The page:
Degree Name

Doctor of Philosophy


Department of Geography


This project examines the Late Quaternary fluvial, aeolian and lacustrine evolution of the Riverine Plain of southeastern Australia during the last glacial cycle since approximately 100 ka. The study employs image interpretation, field mapping, stratigraphic investigations and absolute dating of sediments by thermoluminescence (TL).

The present landscape of the Plain is dominated by a variety of palaeochannels subdivided by Pels (1971) into two essentially distinctive sequential categories. TL dating of the palaeochannel stratigraphy shows this interpretation to be simplistic. Oscillations between different channel types occurred repeatedly in the last 100 ka with large sinuous mixed load 'ancestral' type rivers evolving into bedload dominated 'prior type' streams, quite the reverse of Pels' interpretation. The stratigraphic record in the Murrumbidgee sector of the Plain shows that four major palaeochannel phases occurred during the last full glacial cycle commencing with the Coleambally from 105 to 80 ka and progressing through the Kerarbury (55 to 35 ka), Gum Creek (35 to 25 ka) and Yanco (20 to 13 ka) phases. All but the last palaeochannel phase included earlier mixed-load laterally migrating channels and terminal aggrading bedload channels. The mixed-load channel phases carried substantially more bedload than the modern rivers and cannot be regarded as simply larger versions of the latter.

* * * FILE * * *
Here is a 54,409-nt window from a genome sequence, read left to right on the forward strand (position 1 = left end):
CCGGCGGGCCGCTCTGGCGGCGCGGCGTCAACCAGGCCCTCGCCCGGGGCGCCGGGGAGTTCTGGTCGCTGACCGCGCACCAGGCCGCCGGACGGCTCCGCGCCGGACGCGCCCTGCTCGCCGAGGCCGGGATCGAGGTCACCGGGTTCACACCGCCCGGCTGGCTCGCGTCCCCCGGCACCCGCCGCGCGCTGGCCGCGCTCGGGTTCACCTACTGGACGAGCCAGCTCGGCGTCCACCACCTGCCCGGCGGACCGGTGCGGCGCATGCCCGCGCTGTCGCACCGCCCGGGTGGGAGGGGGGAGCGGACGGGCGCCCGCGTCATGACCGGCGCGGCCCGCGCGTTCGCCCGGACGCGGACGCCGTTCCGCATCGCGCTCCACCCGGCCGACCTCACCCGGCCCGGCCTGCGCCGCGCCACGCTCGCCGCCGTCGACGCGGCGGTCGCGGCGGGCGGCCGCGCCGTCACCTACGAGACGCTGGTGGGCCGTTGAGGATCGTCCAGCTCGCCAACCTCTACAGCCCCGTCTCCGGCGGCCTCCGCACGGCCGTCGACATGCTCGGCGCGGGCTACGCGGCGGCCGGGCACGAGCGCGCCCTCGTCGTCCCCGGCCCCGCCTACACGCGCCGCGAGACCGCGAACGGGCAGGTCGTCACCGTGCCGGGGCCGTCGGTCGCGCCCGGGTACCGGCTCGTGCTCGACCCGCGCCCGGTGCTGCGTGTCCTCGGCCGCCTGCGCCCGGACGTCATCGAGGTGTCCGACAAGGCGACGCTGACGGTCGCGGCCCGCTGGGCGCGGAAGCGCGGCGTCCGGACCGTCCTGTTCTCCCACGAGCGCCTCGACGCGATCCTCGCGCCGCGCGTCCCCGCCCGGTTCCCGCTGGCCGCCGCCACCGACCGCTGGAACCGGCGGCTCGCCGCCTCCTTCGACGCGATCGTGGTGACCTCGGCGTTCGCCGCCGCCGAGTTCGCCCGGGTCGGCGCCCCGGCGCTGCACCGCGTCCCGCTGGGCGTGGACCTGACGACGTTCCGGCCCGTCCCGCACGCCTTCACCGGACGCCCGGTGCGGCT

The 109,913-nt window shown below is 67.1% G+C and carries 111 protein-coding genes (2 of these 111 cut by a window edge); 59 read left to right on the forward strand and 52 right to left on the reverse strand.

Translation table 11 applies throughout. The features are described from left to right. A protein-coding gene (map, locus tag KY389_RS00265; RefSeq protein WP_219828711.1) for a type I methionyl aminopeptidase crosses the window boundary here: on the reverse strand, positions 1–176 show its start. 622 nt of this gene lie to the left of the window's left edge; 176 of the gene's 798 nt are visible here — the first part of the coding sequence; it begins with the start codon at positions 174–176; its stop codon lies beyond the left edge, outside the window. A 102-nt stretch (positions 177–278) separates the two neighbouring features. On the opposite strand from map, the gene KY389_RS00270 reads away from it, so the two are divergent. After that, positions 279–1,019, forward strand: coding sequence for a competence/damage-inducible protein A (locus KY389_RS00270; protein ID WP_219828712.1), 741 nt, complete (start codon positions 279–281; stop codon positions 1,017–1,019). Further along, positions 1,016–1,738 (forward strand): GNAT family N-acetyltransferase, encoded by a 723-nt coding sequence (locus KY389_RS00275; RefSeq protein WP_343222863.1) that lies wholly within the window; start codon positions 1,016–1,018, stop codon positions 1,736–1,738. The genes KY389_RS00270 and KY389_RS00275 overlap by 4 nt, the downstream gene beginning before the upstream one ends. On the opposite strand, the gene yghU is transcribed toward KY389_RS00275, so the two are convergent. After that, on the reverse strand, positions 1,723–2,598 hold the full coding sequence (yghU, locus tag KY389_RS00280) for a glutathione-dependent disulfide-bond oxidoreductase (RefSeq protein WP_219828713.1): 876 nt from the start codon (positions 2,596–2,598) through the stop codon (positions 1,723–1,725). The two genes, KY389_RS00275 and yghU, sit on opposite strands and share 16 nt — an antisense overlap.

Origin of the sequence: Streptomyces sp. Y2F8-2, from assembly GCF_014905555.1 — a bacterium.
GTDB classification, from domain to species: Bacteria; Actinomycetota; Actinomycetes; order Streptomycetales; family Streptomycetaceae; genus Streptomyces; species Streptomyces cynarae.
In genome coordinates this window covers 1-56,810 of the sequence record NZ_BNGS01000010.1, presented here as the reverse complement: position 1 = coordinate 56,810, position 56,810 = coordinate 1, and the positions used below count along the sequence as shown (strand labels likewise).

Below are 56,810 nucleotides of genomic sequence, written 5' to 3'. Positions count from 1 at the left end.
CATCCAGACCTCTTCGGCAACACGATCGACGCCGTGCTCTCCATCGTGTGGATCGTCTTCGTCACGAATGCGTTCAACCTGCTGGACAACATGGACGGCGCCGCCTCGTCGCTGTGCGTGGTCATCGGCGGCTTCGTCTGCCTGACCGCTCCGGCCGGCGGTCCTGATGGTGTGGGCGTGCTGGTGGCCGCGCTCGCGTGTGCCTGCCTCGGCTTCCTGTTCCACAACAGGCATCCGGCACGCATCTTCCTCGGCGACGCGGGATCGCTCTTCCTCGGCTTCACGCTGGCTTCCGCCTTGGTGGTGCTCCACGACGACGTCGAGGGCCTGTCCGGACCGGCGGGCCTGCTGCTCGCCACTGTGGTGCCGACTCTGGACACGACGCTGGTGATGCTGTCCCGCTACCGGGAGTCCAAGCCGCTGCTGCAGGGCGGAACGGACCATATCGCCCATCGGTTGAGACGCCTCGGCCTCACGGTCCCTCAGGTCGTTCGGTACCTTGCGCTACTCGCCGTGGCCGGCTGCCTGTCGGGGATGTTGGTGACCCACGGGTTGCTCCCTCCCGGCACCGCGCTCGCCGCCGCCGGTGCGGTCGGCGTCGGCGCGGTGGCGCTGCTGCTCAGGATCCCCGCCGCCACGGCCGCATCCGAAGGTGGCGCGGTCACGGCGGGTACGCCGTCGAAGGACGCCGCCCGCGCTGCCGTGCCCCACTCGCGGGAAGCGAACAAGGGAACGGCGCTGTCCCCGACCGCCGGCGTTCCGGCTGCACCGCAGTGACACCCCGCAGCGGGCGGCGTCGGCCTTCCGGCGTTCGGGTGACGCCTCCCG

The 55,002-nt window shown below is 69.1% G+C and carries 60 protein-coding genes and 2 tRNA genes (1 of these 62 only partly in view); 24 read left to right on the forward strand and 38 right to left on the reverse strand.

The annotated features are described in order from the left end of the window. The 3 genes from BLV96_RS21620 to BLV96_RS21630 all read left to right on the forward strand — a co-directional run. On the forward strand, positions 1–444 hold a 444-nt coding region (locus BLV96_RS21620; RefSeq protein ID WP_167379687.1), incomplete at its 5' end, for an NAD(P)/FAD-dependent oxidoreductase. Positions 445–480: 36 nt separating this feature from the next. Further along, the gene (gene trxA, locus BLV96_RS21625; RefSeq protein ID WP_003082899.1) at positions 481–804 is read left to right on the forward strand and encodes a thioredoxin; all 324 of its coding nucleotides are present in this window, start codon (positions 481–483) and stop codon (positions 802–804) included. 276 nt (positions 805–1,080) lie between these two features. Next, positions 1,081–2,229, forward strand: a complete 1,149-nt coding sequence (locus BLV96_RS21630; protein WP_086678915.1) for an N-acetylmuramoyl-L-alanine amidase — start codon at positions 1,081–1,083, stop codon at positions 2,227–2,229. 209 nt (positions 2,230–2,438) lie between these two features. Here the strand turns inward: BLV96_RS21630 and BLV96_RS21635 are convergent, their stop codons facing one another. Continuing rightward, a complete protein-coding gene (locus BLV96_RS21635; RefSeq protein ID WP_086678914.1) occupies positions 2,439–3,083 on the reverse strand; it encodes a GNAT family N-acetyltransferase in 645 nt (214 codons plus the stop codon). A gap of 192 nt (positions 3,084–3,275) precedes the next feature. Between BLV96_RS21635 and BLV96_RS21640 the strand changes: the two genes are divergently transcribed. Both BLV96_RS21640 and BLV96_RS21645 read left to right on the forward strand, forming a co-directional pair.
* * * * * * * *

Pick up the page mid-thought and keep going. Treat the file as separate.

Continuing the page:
The Coleambally and Kerarbury palaeochannel phases coincide with enhanced fluvial activity recorded elsewhere in Oxygen Isotope Stages 5 and 3 respectively. The Kerarbury phase during the Stage 3 Sub-pluvial of Nanson et al. (1992a) was also a time of higher water levels at Lakes Urana and Cullivel and appears to coincide with Bowler's (1986a) Mungo lacustral episode.

During Oxygen Isotope Stage 2 the Riverine Plain exhibited enhanced fluvial activity and higher lake levels both immediately before and after the Last Glacial Maximum (LGM) and the evidence is consistent with a short arid interval at the LGM itself. The transition to essentially modern environments occurred near the Oxygen Isotope Stage 2/1 boundary between 15 and 10 ka.



Unless otherwise indicated, the views expressed in this thesis are those of the author and do not necessarily represent the views of the University of Wollongong.